The National Pork Producers Council officials are disappointment with Congress' vote to ban horse slaughter for food consumption. Last week, the U.S. House approved by a 263 to 146 vote H.R. 503, which would prohibit the shipping, transporting or selling of horses for humane slaughter for human consumption.

“The bill sets a dangerous precedent by banning a livestock product for reasons other than food safety or public health,” says NPPC President Joy Philippi, a pork producer from Bruning, Neb. “We are very disappointed by this vote, which clearly was based on emotion, not science.”

In several letters sent to all 435 House members, NPPC pointed out that if H.R. 503 were based on science, environmental issues such as the safe disposal of nearly 80,000 horse carcasses annually and disease management for humans and animals would have been addressed in the bill. NPPC also raised concerns about federal intervention in the private-property rights of individuals and their decision to manage the disposal of their property.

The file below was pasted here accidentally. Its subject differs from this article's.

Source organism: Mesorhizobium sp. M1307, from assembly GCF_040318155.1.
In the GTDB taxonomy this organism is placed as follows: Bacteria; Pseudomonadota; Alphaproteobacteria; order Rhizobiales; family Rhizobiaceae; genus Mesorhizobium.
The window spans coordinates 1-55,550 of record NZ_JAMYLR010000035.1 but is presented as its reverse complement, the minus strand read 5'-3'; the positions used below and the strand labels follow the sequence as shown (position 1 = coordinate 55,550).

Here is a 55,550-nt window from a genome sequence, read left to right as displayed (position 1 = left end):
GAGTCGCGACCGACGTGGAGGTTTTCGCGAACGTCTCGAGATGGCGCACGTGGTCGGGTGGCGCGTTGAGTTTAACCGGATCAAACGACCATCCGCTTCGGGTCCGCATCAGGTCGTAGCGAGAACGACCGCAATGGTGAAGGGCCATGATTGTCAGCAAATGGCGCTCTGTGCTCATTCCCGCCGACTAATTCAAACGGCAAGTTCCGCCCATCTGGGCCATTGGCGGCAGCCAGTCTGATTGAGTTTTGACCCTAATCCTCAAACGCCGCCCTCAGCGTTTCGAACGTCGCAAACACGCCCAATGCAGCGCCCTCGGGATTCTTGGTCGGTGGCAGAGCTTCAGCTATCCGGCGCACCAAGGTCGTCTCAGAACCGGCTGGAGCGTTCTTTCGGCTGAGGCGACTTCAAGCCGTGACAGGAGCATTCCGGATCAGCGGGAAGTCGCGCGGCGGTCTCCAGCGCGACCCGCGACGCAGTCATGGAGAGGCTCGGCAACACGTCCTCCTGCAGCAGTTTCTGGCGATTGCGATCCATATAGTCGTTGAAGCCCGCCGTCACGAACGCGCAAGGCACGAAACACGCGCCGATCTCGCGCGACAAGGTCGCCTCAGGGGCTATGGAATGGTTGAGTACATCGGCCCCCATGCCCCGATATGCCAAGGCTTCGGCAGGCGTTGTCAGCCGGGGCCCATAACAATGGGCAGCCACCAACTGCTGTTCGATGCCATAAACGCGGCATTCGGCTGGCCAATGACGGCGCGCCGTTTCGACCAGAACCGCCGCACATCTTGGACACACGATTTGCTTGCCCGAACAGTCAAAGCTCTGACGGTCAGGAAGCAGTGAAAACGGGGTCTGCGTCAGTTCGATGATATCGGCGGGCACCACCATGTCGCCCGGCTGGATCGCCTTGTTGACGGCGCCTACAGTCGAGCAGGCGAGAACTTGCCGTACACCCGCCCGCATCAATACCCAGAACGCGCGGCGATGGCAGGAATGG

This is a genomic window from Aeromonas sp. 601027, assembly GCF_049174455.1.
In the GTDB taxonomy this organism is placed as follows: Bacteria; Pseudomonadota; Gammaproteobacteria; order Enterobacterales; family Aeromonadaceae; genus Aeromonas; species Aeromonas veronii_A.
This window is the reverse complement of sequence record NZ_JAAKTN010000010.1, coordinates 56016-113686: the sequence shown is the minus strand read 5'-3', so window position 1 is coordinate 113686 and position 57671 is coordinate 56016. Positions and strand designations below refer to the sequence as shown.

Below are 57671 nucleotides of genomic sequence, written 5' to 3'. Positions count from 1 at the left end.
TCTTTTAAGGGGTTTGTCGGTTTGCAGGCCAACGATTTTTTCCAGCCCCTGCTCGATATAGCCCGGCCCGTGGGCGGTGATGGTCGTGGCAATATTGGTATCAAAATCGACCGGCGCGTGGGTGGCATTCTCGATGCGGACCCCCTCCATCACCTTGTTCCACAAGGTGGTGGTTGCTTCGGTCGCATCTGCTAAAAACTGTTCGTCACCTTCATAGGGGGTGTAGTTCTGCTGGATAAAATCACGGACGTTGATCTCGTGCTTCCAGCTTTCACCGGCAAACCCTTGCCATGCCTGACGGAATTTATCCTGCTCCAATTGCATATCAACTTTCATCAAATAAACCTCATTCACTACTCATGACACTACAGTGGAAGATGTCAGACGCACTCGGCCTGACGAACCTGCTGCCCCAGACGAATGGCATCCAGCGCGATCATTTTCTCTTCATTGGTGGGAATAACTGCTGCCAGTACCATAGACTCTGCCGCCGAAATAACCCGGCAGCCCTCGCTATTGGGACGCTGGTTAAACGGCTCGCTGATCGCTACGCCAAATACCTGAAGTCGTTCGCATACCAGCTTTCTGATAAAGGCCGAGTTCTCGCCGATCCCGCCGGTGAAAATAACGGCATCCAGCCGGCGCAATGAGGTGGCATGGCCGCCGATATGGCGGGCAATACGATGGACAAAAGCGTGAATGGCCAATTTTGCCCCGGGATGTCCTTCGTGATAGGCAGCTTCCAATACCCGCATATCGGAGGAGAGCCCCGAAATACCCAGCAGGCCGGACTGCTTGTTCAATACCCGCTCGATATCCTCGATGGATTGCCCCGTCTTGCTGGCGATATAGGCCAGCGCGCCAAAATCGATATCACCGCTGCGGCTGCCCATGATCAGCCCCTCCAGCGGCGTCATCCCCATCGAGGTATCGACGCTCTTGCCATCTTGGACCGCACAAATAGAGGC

Lawmakers approved the bill despite a recommendation from the House Agriculture Committee that no action be taken on it and despite the Energy and Commerce Committee discharging the measure without a recommendation.

NPPC supported a bipartisan amendment to H.R. 503 offered by Reps. Bob Goodlatte (R-Va.) and Collin Peterson (D-Minn.) that would have ensured sufficient certified sanctuaries to care for abandoned and neglected horses before a ban on processing them could take effect. The amendment failed on a 177 to 229 vote.

If the legislation becomes law, it would shut down the three remaining equine processing plants in the United States, leaving thousands of American horses to be placed in unregulated horse adoption facilities or abandoned. A study conducted for the Animal Welfare Council estimated a cost of $220 million for the care of unwanted horses. About 1 percent of the 9.2 million U.S. horse population is marketed annually for processing for human consumption, most of the resulting product is sent overseas.

Source: National Pork Producers Council